In 1614, Captain John Smith arrived off the coast of Maine searching for minerals, whales, and wealth. But the greatest bounty he discovered was actually fish. Smith and his crew stumbled upon vast schools of cod, a valuable commercial fish and a kitchen staple in Europe. Dried or salted, the nourishment from North America's rich seas paved the way for colonization of a vast new continent.
Inevitably, these deep-water fish became an economic centerpiece of the New World. Cities like Boston transformed from basic settlements into thriving cities by trading cod for European goods and Caribbean sugar. But in the 1600s the world was a much less crowded place. Today, with the human population expected to reach 9 billion by 2050, we have many more hungry mouths to feed. But like Smith, we sit on the edge of a potentially vast resource for fighting hunger: fish.
In the late 1980s -- more than 350 years after Smith boasted of endless bounty -- the Atlantic cod fishery collapsed. In a now-familiar story, overfishing, habitat destruction, and bycatch combined to decimate the once-robust cod schools. Tens of thousands of fishermen were out of work, and an affordable culinary staple since the 1600s all but disappeared from kitchens.
Unfortunately, we still haven't learned our lesson. We move from one species to another, ruthlessly fishing until all our hooks come up empty. When fisheries collapse, something more is lost besides one species in a sea of others. We lose an opportunity to feed needy people a source of healthy, wild protein.
No one wants to see seafood disappear from our dinner plates as fisheries collapse. But others won't survive these losses: 1 billion of the world's poorest people rely on seafood as their main source of animal protein. Until now, we've fed our increasingly crowded world by clearing more forest, planting more crops, and dumping more water and more fertilizer on the fields. But this cycle can't continue.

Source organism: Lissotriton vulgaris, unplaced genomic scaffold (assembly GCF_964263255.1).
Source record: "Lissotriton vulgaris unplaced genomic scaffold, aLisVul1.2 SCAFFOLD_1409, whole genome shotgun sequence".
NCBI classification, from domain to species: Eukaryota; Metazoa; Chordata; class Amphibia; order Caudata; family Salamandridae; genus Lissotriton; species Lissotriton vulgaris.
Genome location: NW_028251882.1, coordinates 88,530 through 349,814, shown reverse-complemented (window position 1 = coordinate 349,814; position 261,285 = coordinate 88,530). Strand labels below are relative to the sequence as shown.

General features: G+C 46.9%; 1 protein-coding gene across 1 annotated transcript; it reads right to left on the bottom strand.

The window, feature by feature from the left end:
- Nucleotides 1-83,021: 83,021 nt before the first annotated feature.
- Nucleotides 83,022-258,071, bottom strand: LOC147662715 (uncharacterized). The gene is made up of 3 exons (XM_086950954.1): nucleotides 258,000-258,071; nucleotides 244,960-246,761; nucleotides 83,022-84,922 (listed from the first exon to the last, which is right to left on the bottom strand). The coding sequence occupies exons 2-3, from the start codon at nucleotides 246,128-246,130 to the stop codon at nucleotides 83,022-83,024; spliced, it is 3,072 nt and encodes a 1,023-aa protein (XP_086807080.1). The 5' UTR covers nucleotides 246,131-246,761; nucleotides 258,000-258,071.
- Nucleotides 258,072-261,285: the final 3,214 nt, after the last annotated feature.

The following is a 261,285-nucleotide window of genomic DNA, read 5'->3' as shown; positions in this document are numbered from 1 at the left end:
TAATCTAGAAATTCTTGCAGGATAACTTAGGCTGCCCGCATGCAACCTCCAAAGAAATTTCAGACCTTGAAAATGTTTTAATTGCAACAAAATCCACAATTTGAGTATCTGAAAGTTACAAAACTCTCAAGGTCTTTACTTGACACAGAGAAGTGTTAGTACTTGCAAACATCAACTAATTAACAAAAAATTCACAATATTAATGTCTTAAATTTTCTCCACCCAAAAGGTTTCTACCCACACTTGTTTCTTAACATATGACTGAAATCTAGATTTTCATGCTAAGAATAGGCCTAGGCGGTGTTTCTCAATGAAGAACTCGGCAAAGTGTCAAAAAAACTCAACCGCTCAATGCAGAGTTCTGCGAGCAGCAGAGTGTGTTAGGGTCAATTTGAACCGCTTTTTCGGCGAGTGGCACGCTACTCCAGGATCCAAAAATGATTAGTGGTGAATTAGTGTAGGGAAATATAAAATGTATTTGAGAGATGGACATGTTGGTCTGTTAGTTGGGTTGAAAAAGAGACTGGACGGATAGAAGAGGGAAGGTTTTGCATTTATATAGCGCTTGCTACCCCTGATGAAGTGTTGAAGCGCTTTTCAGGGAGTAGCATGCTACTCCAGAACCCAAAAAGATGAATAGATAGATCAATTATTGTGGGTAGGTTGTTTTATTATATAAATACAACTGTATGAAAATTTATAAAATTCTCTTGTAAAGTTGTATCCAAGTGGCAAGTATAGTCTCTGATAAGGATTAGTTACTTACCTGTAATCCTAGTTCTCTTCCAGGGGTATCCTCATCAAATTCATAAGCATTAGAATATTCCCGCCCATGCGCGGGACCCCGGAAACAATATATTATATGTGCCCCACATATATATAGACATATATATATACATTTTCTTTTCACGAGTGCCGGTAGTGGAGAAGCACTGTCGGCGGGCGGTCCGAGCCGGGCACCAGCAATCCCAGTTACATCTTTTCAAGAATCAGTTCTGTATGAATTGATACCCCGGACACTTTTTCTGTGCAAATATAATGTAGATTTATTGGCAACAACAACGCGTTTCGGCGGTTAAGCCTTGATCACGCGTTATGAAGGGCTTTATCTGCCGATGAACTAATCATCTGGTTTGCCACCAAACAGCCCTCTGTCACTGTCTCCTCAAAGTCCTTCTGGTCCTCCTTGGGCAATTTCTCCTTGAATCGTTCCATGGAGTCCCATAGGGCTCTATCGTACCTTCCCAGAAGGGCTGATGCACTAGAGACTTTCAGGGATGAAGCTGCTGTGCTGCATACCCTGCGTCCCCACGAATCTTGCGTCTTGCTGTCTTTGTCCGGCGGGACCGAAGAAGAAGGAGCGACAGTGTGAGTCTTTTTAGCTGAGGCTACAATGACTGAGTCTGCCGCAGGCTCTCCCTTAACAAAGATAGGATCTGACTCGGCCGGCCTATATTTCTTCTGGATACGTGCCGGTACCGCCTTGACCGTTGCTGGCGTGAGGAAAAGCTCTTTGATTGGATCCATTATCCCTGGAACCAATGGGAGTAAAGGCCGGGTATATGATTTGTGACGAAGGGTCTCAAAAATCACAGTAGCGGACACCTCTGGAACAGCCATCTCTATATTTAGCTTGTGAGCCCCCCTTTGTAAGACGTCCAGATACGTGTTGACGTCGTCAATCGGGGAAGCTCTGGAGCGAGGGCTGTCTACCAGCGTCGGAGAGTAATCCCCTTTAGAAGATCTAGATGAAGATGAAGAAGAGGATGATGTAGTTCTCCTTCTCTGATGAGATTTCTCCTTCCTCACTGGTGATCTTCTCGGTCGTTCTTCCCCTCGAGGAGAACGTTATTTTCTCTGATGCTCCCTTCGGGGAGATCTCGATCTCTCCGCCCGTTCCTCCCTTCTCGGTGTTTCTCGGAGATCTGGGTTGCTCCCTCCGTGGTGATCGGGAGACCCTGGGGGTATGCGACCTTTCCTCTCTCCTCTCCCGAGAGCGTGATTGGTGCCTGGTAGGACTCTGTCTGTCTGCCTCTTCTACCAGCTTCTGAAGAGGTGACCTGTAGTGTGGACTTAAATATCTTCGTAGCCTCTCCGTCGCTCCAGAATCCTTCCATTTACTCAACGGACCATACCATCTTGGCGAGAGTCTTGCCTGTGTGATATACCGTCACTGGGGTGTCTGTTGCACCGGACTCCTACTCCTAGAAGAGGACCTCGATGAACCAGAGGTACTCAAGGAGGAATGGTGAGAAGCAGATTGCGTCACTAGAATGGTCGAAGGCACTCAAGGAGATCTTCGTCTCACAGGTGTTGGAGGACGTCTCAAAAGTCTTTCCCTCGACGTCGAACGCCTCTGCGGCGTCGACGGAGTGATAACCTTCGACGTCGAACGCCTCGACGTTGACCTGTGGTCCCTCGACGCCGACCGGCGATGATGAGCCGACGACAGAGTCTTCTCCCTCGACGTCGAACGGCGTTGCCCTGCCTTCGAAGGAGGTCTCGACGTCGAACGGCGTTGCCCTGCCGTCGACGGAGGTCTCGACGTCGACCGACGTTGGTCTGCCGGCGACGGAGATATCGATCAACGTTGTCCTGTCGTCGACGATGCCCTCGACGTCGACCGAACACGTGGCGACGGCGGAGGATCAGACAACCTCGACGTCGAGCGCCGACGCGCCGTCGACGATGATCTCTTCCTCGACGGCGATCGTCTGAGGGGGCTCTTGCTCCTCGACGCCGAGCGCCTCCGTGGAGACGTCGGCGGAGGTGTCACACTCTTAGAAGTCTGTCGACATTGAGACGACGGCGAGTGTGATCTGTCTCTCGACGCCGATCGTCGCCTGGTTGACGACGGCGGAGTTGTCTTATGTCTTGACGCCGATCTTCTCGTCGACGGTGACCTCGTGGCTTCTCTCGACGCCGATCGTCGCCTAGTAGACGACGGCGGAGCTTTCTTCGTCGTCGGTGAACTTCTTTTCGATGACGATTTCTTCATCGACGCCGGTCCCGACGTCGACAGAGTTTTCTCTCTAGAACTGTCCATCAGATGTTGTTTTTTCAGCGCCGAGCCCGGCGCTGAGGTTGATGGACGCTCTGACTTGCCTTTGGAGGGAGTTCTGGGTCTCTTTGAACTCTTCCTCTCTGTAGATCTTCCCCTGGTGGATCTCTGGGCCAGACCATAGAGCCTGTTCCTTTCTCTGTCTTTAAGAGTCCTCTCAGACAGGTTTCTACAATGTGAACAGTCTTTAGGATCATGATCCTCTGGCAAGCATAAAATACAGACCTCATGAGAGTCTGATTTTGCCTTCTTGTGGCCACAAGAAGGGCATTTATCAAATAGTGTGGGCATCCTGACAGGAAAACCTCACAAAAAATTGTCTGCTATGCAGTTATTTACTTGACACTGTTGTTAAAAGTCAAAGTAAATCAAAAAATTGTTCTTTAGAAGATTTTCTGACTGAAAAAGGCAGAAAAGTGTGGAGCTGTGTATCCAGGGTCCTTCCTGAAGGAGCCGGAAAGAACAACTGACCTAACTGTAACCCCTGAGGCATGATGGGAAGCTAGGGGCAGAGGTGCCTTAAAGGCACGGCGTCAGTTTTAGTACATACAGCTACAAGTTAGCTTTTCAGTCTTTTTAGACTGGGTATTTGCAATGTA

Thankfully, we have a rare opportunity to feed millions of people and restore the abundant oceans that John Smith encountered centuries ago. It's not a radical idea, but one backed by sound science and experience. Fish stocks can and will bounce back -- if we let them.
The formula is simple: set science-backed quotas, reduce bycatch, and protect habitats that foster marine life. It won't be as hard as you might think. Just 25 countries control 76 percent of the world's coastal oceans, and a mere 10 countries control 51 percent. We don't need an international treaty to resuscitate our oceans -- we just need to convince these key governments to better manage their fisheries.
This year, World Food Day is centered around sustainable food systems and their contribution to food security and nutrition. Healthier oceans are the key to strengthening worldwide food security and providing healthy protein to hungry people. According to a recent study in Science, the oceans could yield up to 40 percent more seafood if the world's fisheries are better managed. That means our oceans could feed 700 million people a healthy, wild seafood meal every day, forever. By saving the oceans we can feed the world.